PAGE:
The random samples were scanned from (2 to 65) degree 2θ using Cu Kα
radiation at 35 kV and 25 mA with a Philips-Xpert MPD diffractometer available
at the laboratories of Natural Resources Authority (NRA), Amman Jordan.
RESULTS AND DISCUSSION
The Scanning Electron Microscopy (SEM) photomicrographs (Fig. 4) indicated the presence of rhombohedral idiomorphic alunite crystals within the kaolinite beds, South Jordan.
The results of the X-ray diffraction analyses for the bulk rock samples are
shown in Fig. 5a-c). The results indicated
that the identified clay and non-clay minerals are kaolinite, quartz, alunite,
muscovite, gypsum and hematite (Fig. 5a). Kaolinite, quartz,
muscovite and alunite are present in all samples (Fig. 5a-c).
In addition, the results of the X-ray diffraction analyses of the bulk rock
samples indicated that kaolinite and quartz are the most abundant minerals.
Alunite is present as a minor component.
||Scanning electron micrograph showing aggregates of rhombohedral
||Typical X-ray diffractograms of the bulk rock samples
Gypsum is identified as a filling material in joints and fractures. Hematite is present in a few samples in low concentrations (Fig. 5b).
The chemical composition of the analyzed spot samples is given in Table 1.
The important major oxides (Al2O3, SO3 and K2O) are usually present in all of the studied spot samples as major chemical constituents of alunite.
The contents of Al2O3, SO3 and K2O range from 32.30 to 42.46%, 31.48 to 41.75% and 5.81 to 15.92%, respectively. The results indicated that the average chemical composition of the analyzed spot samples (37.11 Al2O3, 38.80 SO3 and 10.86% K2O) is equivalent with the important major chemical constituents of pure alunite (36.92% Al2O3, 38.66% SO3 and 11.37% K2O).
The results of the field, chemical and mineralogical (XRD and SEM) studies indicated that the alunite occurs as minor constituents in clay beds of the lower part of the Shale Member, South Jordan. The Shale Member which belongs to the lower part of Graptolite Sandstone Formation contains well-preserved graptolites (Didymograptus sp. Fig. 3). The occurrence of well preserved graptolite molds indicate that shale was deposited in a quite marine environment (deep marine depositional environment).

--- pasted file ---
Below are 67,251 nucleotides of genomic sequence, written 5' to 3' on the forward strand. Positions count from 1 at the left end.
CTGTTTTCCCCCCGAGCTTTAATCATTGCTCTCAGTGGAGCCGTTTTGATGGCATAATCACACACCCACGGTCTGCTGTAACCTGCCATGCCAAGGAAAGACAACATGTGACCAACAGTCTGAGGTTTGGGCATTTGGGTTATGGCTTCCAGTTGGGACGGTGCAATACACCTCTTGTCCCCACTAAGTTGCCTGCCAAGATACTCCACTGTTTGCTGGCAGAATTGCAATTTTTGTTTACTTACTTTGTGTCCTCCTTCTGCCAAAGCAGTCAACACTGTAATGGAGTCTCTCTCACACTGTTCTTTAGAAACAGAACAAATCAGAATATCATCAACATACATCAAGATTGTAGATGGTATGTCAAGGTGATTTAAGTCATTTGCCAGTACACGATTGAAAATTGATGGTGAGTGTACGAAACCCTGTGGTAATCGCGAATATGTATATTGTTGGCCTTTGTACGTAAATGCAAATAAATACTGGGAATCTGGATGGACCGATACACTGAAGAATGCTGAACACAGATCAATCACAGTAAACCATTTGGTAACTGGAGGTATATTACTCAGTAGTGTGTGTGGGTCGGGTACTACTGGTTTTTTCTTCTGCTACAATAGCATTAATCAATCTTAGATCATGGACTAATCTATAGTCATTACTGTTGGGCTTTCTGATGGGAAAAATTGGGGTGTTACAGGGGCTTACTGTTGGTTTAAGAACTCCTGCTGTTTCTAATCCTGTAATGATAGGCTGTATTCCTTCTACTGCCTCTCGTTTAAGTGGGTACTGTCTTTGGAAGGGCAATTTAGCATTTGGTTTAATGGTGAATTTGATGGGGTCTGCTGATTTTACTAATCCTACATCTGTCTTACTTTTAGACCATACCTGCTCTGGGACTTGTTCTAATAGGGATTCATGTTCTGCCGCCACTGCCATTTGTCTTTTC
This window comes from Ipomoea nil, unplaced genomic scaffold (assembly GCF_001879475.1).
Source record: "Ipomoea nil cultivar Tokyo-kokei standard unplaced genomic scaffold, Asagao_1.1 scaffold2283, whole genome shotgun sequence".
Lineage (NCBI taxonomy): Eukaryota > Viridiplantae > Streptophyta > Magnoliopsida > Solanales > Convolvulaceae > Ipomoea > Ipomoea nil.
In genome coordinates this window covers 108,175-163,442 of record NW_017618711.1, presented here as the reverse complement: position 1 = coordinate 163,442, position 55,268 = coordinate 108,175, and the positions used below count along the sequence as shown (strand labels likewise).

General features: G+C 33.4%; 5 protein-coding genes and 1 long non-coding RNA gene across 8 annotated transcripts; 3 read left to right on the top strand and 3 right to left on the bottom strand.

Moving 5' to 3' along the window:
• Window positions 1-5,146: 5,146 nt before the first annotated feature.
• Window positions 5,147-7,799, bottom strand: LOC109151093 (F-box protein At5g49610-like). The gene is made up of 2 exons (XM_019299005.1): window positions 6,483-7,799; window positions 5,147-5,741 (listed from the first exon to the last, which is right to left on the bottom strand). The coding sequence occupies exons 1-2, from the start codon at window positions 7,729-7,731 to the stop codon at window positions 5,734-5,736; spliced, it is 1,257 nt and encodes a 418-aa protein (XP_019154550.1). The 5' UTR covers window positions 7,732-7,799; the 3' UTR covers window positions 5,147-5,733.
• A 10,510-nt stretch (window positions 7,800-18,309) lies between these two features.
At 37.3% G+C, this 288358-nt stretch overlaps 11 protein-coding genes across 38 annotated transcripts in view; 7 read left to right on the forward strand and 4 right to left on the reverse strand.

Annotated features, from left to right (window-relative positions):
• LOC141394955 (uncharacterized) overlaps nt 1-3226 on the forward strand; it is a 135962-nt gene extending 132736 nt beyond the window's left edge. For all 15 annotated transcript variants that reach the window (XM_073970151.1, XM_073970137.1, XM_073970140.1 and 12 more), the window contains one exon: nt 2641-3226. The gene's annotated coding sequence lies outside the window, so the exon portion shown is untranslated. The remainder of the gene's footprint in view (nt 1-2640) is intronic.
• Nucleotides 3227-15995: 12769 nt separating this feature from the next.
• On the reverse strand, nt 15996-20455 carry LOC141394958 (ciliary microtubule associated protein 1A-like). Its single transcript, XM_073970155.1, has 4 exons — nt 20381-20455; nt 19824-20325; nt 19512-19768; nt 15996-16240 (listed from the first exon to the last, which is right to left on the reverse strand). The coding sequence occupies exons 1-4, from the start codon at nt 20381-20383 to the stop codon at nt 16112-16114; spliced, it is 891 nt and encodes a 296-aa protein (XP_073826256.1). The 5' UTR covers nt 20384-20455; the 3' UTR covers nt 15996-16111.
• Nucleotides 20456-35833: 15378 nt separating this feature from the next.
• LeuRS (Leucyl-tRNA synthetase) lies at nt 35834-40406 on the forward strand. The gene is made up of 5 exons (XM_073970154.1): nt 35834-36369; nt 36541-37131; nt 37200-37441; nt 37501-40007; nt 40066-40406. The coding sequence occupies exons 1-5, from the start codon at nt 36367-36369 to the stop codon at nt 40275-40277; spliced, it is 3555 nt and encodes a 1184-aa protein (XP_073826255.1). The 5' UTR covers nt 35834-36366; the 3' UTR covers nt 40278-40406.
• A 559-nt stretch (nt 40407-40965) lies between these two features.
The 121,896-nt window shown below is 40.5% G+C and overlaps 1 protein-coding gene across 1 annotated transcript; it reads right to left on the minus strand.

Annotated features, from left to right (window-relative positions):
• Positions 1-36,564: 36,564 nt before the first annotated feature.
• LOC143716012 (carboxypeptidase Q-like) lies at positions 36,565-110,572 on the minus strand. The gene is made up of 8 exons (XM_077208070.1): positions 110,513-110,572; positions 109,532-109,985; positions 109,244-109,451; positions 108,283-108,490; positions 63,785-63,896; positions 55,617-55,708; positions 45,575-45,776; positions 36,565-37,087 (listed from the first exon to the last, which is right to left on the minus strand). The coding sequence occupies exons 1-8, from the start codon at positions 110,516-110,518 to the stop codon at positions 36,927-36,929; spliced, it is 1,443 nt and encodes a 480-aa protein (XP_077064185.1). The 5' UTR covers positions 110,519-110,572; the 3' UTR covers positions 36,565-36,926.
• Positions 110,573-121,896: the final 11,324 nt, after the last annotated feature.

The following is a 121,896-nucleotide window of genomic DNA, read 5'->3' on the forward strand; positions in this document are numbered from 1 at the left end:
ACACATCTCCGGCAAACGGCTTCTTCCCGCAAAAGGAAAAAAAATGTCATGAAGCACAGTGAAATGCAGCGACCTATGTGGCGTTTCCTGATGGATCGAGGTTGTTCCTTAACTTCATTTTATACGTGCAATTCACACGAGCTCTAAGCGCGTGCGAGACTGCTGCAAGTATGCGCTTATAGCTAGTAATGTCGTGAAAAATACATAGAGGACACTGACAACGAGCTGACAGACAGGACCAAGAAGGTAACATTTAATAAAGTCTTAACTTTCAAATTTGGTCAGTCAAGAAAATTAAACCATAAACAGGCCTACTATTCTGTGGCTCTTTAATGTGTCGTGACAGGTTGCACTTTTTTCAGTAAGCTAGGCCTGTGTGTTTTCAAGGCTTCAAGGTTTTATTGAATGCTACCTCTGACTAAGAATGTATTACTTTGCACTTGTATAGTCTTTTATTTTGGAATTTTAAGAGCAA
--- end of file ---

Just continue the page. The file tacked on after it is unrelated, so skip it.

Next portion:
Graptolites are marine organisms usually form simple and chitinous colonies,
belong to the order Graptoloidea. They are considered as index fossils and are
used for stratigraphic correlation and for age determination. They have particularly
played an important role as stratigraphical markers for Silurian and Ordovician
periods being worldwide in distribution. Graptolites have short vertical range
in time, abundance and show rapid evolution in their species.
Didymograptus can be confused with uniserial straight Monograptus|
In most cases, Didymograptus consists of two symmetrical branches diverging
from at any angle between 0 to 180° (Fig. 3a) and are
characteristic to a pelagic (epiplanktonic) marine environment. It is important
to note that broken Didymograptus can be confused with uniserial straight
Monograptus (Fig. 6) (McKinney, 1991; Aiyengar and
Prasad, 1996; Moore et al., 1997).
The sulfur trioxide (SO3) content (Table 1) is related to the presence of gypsum and alunite (Fig. 5). Iron sulfides (source of sulfur) could be originally produced by mineral replacement of chitinous tests of graptolites (Fig. 3) in oxygen deficient marine environment. Alunite is a very fine sulfate mineral (KAl3(SO4)2(OH)6), secondary precipitation of alunite is present in voids and along the bedding planes. The formation of alunite within the clay beds indicates the presence of a sulfur source, which is a possibly sulfide.
Iron sulfides (pyrite; FeS2) could be originally produced by the mineral replacement of the chitinous tests of graptolites in oxygen-deficient marine environment and pyrite could be the source for sulfur. The oxidation of pyrite and the formation of sulfuric acid could explain the possible source for the (SO4)¯ group, which is presented in the alunite and/or gypsum.
The research was supported by the Deanship of the Academic Research, Yarmouk University, Irbid, Jordan.